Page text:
Wifi is a 4-year-old pit bull who loves belly rubs and attention. Her owner, who currently serves in the U.S. Air Force, has been deployed since last year – and she was able to quickly find a temporary home, thanks to Dogs on Deployment.
“[Her owner] was concerned that he wasn’t going to be able to find someone to watch her in the quick turnaround, but when we met her, we completely fell in love with her, and now we have her for a few months,” said Carla Mead, who is now a three-time boarder and a Los Angeles coordinator for Dogs on Deployment. For Mead and her husband Jon, this was the perfect way to support military service members while fulfilling dreams of fostering and caring for animals.
Dogs on Deployment is a volunteer-based nonprofit that helps military members find a temporary home for their pets while they are away. Since it started in 2011, more than 1,100 pets (despite the name, the service is not restricted to dogs) have been taken care of. Founders Shawn and Alisa Johnson, who served in the U.S. Navy and the U.S. Marine Corp respectively, saw the need firsthand and eventually set out to find a more practical solution for military members.
(Photo by Terran Bayer/Westway Studio)
Now, the organization boasts more than 25,000 volunteers registered across the country. Boarders can sign up for a length of time they are comfortable with, since trainings and deployments can be anywhere from a few weeks to a year. The service members are still financially responsible for their pets, since all of the boarders are volunteers.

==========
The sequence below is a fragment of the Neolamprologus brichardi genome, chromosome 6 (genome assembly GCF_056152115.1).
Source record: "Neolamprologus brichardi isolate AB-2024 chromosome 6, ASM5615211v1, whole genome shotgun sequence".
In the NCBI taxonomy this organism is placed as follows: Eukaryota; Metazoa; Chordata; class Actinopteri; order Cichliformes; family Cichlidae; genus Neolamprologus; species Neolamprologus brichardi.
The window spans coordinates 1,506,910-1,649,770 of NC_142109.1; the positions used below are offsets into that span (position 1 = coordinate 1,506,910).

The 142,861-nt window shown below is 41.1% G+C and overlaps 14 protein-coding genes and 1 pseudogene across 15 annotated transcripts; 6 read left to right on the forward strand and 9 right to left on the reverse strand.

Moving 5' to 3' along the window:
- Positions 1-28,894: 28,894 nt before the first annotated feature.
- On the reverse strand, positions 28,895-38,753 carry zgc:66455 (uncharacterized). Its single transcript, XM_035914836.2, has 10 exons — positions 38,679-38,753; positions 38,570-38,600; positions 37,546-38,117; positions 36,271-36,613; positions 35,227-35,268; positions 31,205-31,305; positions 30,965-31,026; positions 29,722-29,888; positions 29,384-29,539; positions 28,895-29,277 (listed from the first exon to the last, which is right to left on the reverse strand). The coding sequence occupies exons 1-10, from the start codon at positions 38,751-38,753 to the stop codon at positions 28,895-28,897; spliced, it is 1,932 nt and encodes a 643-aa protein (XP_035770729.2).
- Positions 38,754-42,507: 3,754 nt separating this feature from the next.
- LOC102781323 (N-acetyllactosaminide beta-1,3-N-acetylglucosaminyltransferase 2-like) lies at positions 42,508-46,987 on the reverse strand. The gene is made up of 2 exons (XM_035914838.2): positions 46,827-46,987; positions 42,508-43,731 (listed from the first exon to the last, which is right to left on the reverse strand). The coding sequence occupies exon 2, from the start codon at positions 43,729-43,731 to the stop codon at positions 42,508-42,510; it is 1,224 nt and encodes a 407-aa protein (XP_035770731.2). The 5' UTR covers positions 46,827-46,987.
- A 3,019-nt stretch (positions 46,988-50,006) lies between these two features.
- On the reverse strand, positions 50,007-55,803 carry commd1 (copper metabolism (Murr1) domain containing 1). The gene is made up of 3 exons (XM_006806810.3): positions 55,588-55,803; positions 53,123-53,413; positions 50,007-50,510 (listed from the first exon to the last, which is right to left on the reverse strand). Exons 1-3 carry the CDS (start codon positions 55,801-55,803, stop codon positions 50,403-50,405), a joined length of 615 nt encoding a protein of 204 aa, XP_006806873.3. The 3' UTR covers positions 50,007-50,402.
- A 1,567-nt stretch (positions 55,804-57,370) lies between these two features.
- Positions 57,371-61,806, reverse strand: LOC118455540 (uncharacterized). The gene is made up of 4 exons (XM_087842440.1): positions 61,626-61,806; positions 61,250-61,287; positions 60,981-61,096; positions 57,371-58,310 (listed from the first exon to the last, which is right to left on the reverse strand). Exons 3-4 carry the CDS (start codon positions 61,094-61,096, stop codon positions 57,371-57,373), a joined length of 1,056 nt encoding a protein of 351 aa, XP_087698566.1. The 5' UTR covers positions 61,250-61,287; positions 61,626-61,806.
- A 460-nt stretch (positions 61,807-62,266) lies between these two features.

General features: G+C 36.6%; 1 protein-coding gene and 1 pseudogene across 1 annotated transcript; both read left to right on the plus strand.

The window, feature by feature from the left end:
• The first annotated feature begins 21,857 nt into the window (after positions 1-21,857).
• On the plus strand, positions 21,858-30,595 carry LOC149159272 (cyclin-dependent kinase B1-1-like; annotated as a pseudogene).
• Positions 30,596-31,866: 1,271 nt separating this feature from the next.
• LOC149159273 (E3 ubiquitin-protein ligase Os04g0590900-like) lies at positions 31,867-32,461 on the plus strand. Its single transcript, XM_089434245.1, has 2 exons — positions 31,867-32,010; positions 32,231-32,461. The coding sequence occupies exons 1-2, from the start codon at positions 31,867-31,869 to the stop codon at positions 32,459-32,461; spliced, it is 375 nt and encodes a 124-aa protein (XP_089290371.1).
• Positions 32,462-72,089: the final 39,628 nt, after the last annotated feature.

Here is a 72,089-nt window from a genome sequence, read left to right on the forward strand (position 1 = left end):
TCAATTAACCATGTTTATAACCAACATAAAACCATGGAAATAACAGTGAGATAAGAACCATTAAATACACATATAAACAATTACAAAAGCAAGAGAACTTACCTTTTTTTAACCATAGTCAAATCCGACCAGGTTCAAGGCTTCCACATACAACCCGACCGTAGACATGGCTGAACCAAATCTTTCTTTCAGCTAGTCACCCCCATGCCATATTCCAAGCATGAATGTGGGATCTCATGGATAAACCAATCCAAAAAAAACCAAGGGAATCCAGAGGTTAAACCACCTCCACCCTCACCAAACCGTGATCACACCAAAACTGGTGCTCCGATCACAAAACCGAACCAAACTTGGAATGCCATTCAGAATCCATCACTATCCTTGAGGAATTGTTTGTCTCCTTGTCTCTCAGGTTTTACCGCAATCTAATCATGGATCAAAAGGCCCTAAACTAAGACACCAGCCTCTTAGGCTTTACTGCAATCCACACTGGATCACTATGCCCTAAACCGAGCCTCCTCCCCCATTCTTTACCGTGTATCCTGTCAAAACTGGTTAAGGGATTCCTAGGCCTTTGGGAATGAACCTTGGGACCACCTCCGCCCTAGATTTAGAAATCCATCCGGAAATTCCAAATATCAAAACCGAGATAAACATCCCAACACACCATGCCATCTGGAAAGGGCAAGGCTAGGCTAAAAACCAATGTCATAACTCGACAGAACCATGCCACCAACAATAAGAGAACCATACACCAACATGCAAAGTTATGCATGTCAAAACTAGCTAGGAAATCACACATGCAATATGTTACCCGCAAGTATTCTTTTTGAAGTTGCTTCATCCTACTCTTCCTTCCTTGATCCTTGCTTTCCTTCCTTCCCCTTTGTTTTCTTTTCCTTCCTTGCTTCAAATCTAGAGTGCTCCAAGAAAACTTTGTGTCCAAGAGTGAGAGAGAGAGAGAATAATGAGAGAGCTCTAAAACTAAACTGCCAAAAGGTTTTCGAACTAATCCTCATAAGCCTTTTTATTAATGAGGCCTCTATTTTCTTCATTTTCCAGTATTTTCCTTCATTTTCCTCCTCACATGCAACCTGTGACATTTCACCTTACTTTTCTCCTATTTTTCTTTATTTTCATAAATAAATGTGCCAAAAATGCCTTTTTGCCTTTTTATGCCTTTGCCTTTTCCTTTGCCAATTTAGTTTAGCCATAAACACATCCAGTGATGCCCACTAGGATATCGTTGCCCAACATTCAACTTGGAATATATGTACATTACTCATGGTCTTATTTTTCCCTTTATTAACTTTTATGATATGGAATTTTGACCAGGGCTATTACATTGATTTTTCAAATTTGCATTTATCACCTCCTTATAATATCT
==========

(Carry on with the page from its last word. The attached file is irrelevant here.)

“I’m impressed with how honest all of the people are on it,” Jon Mead said, noting that honest communication is key to successful boarding experience. “[Service members] are always incredibly upfront and honest about exactly what their dog is like, what’s gonna work, what won’t.”
Even if you can’t board a pet, there are ways people can help financially. Dogs on Deployment has also provided more than $450,000 of financial assistance to military members and their pets through its Pet Chit program.
“I think the biggest reward for me personally is just being able to be of service to our service members,” said Carla. For every dog she boards, she sets up a hashtag for him or her, so that the owners overseas can see photos of the dog from time to time. For Wifi, she set up the hashtag “#Wifiiswonderful”.
“A lot of people ask me whether it's hard to give up the dog,” said Jon. “But it's different from fostering, because you know all this time that they have a loving family to go back to.”
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